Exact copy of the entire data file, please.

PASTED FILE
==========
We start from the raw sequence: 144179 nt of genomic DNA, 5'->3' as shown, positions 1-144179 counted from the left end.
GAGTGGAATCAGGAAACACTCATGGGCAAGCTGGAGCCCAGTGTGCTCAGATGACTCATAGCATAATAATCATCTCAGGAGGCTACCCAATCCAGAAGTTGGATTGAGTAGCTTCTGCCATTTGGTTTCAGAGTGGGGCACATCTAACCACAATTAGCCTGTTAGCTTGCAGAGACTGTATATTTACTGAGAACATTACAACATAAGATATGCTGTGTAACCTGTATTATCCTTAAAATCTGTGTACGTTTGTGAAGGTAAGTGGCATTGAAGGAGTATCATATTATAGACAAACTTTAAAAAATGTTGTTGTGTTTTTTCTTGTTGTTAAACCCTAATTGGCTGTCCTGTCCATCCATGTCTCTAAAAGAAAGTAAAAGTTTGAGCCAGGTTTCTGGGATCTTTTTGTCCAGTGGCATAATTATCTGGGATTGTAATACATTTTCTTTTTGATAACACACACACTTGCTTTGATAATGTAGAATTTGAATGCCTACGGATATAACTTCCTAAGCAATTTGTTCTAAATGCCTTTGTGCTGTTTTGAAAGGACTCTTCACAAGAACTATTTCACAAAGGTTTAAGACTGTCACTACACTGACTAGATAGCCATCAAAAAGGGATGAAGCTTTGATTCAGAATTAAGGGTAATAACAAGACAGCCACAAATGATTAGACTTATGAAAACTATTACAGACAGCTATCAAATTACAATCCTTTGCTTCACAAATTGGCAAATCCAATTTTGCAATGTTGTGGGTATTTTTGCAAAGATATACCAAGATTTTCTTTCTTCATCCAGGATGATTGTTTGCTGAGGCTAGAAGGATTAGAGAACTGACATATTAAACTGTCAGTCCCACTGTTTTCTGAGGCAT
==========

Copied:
We start from the raw sequence: 144179 nt of genomic DNA, 5'->3' as shown, positions 1-144179 counted from the left end.
GAGTGGAATCAGGAAACACTCATGGGCAAGCTGGAGCCCAGTGTGCTCAGATGACTCATAGCATAATAATCATCTCAGGAGGCTACCCAATCCAGAAGTTGGATTGAGTAGCTTCTGCCATTTGGTTTCAGAGTGGGGCACATCTAACCACAATTAGCCTGTTAGCTTGCAGAGACTGTATATTTACTGAGAACATTACAACATAAGATATGCTGTGTAACCTGTATTATCCTTAAAATCTGTGTACGTTTGTGAAGGTAAGTGGCATTGAAGGAGTATCATATTATAGACAAACTTTAAAAAATGTTGTTGTGTTTTTTCTTGTTGTTAAACCCTAATTGGCTGTCCTGTCCATCCATGTCTCTAAAAGAAAGTAAAAGTTTGAGCCAGGTTTCTGGGATCTTTTTGTCCAGTGGCATAATTATCTGGGATTGTAATACATTTTCTTTTTGATAACACACACACTTGCTTTGATAATGTAGAATTTGAATGCCTACGGATATAACTTCCTAAGCAATTTGTTCTAAATGCCTTTGTGCTGTTTTGAAAGGACTCTTCACAAGAACTATTTCACAAAGGTTTAAGACTGTCACTACACTGACTAGATAGCCATCAAAAAGGGATGAAGCTTTGATTCAGAATTAAGGGTAATAACAAGACAGCCACAAATGATTAGACTTATGAAAACTATTACAGACAGCTATCAAATTACAATCCTTTGCTTCACAAATTGGCAAATCCAATTTTGCAATGTTGTGGGTATTTTTGCAAAGATATACCAAGATTTTCTTTCTTCATCCAGGATGATTGTTTGCTGAGGCTAGAAGGATTAGAGAACTGACATATTAAACTGTCAGTCCCACTGTTTTCTGAGGCAT